UCLA’s Common Experience chooses podcast that explores LA gentrification
First Year Experience coordinator Simone Jackson said The Common Experience aims to give students a way to make the large UCLA campus feel a bit smaller. Each year, the program choses a book, TV show or podcast for students to engage with. This year’s theme focuses on gentrification in Los Angeles, and students are encouraged to listen to the podcast “There Goes the Neighborhood.”
(Elise Tsai/Daily Bruin)
By Janice Yun
Feb. 4, 2020 10:07 p.m.
The population of over 45,000 people attending UCLA can be extremely overwhelming for many students.
UCLA’s First Year Experience aims to bring students together despite this massive number through The Common Experience program, said First Year Experience coordinator Simone Jackson.
Jackson said The Common Experience is a program that allows students to explore a specific title together, such as a book or TV show. This year’s theme is Los Angeles, in commemoration of the centennial, and the chosen title is the podcast “There Goes the Neighborhood.”
“The purpose of the program is to select a title each year for all Bruins to read, listen or watch together centered around a common theme,” Jackson said.
The program was created in 2008, originally called The Common Book Program, in which a book was selected and offered for students on the Hill to read together. Since then, a new book has been chosen every year and has led to a campus-wide discussion for students on and off the Hill, Jackson said.
Now, the program’s name has changed to The Common Experience and includes a wider range of works beyond books, such as TV shows and podcasts centered around a certain theme. This year’s theme is Los Angeles in acknowledgment of UCLA’s role in the city. The selected title, the podcast “There Goes the Neighborhood,” discusses living and gentrification in Los Angeles.
“The mission has never changed even though we’ve changed our name: to ignite campus-wide discussions on compelling social issues and inspire action within the Bruin community,” Jackson said.
Each of the nine podcast episodes explores a particular neighborhood of Los Angeles, featuring different people living there who speak about what their lives are like there and how gentrification has affected them. One episode focuses on the effect of gentrification on the African American population in Inglewood, and another features the effect on artists in Downtown Los Angeles.
“The reason we chose the podcast was because it works really well with our theme of LA and it’s also a great way to do something new,” Jackson said. “It’s not a book, it’s something people can listen to, but we do have the transcriptions on our website if anyone would like to read what they heard as well.”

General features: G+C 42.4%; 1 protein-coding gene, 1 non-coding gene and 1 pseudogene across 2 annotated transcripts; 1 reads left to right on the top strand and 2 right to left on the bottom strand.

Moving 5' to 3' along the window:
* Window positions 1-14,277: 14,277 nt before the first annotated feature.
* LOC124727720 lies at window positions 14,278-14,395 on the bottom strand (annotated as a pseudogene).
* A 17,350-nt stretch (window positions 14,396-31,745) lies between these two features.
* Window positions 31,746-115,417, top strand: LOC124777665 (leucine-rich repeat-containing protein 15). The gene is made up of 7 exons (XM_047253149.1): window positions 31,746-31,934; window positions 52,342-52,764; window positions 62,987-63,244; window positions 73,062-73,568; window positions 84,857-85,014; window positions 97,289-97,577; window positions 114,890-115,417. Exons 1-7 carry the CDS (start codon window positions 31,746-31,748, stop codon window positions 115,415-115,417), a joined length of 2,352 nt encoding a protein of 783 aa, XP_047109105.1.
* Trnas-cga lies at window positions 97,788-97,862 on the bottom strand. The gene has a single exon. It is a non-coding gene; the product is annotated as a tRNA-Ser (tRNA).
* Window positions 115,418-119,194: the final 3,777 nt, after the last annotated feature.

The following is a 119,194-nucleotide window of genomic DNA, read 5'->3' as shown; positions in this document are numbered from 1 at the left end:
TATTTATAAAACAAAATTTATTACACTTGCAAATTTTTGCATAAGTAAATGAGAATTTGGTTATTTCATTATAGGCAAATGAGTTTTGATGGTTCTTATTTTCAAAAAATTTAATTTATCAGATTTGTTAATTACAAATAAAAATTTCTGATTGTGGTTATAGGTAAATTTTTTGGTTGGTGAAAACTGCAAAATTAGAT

As for the process of deciding this year’s title, Thomas King, who served as a committee member in selecting the podcast, said they prepared to release the selection of the year by meeting beforehand and exploring the options. King said the process began with people nominating different works that fit the theme of Los Angeles, eventually narrowing the titles down to four finalists. Among them were two books, a TV show and a podcast.
Jackson said they ultimately chose the podcast not only for its direct coverage of the city, but because it also opened discussions about a wide array of topics such as law, policy and race relations in a form that was easy to digest.
Once the final four options were chosen, King said the committee members were responsible for engaging with the options themselves to rank them. The committee then gathered to discuss its ranks and make its final decision.
“We had this great discussion, and people brought up different aspects about why they preferred one over the other or what drew them to one over the other,” King said.
The opportunity to be exposed to new ideas and discuss a common work with other students proved to be a very valuable aspect of this program, said third-year biology student Anthony Wong, who participated in the program last year. While the selected book for the year may have been met with controversy, he said reading the book was a good learning experience because, in doing so, participants were introduced to a wider dialogue and were exposed to more than one perspective on certain issues.
“It’s a good place to start a conversation,” Wong said. “Even if you don’t like the book, I feel like it’s a good way to be exposed to new ideas.”